• What is academic writing style?
  • When do I have to use it?
  • Are there different types of styles?
  • How is an academic paper structured?

By the time students are in high school, rudimentary elements of ‘academic style’ of writing will have been sowed. But, what does it mean?

There may be slightly different ideas on the matter within different departments but there are some basic approaches to academic writing on which all would agree.

Every department or person has their own, individual style of writing and we would probably all recognize that we write in different ways in different circumstances: formal or informal ways.

However, academic writing always has a different set of audience. It is going to be read by others. This means what you are going to write has to be easily understood by the reader – who is probably going to be the marker.

There are certain conventions – ways of writing – that students have to understand and follow in their approach to an academic piece of writing.


  1. Read academic books and journals as models to imitate. As you engage yourself in the reading, ask yourself questions about: how are the paragraphs structured and why particular words/expressions are used.
  2. As you are writing, consider whether your writing sounds as if it could be in an academic book. If it does, that is a good sign. If it sounds like a chat with a friend, you will need to revise it.
  3. Think about your readers and express your ideas with clarity.
  4. Academic writing – mainly involving extended writing tasks, coursework or research papers at High School have to stick to certain rules and regulations.
  5. Academic writing tends to be impersonal, objective and cautious avoiding sweeping statements or generalisations.
  6. Always make sure to back up everything you say with evidence from reliable sources unless it can be considered as “common knowledge”. Carrying out research through appropriate reading is essential. By providing evidence or justification through, whatever sources one uses – books, websites, journals, – must be accurately referenced.
  7. Strike a balance. This means in your writing, you must include examples of ideas that disagree with what you are saying as well as ones that support it. It will also show that you have read widely and thought about your topic from different perspectives.
  8. Show your understanding of your topic. Define key terms in the first body paragraph – these are better off being researched upon than a mere dictionary meaning.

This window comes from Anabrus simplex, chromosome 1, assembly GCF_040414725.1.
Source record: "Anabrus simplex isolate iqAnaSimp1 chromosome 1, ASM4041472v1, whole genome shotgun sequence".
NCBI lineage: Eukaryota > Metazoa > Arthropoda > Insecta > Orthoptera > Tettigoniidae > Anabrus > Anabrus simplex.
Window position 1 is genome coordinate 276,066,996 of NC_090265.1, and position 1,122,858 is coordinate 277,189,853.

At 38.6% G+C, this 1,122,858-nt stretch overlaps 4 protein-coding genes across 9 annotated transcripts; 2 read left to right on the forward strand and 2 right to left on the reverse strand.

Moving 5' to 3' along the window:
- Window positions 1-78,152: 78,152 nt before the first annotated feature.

9. Your writing must have a logical structure. Structure your paragraphs well, and if the Department encourages sub-headings, so be it.
  10. The need for referencing is important. Whenever you use someone else’s ideas, whether quoting verbatim or not, you must let your reader know your source. Lastly, you will then need to list all the sources you have used in your work.


  1. There is a generally agreed rule in academic circles that the first person – that is “I”, “we”, “my” etc – should never be used. Similarly “you” should not be used as well.  The key here is that it makes your writing sound more objective and impersonal.
  •           Avoid “I” or “you” by using “one:”                                                                                                   One could argue that …. or If one is in such a situation, one could….
  •          Avoid “you” and “I” by starting with an impersonal “it:”                                                        It can be considered/argued/claimed that ….
  1. Write a thesis statement. It is a statement that focuses your ideas into one or two sentences. It should present the topic of your paper and also make a comment about your position in relation to the topic. It can be placed at the beginning or end of the introductory paragraph.                                                                                                               Your thesis statement should tell your reader what the paper is about and also help guide your writing and keep your argument focused.
  1. Avoiding problems of “expression” – Some students end up with problems of whether to use “his” or “her”. It is always easier to use plurals as in:                                  For example: A student is encouraged to check his / her essay carefully.                              Instead it is simpler to say: Students should be encouraged to check their essays carefully.
  •  Sentence structure is an issue. Using very long complex sentences can be confusing for the reader.  It is often better to use short sentences as they add clarity.
  • Always write in full sentences. Sentence fragments will always be marked down.
  • Avoid repeating the same word in a single paragraph. Always try to find an alternative.
  • Never use humor or irony in academic writing.
  1. Choose the right words and spellings. Remember that when you are writing for a U.K. audience, you will need to use British English, and not American English spelling, for example “colour”, not “color”.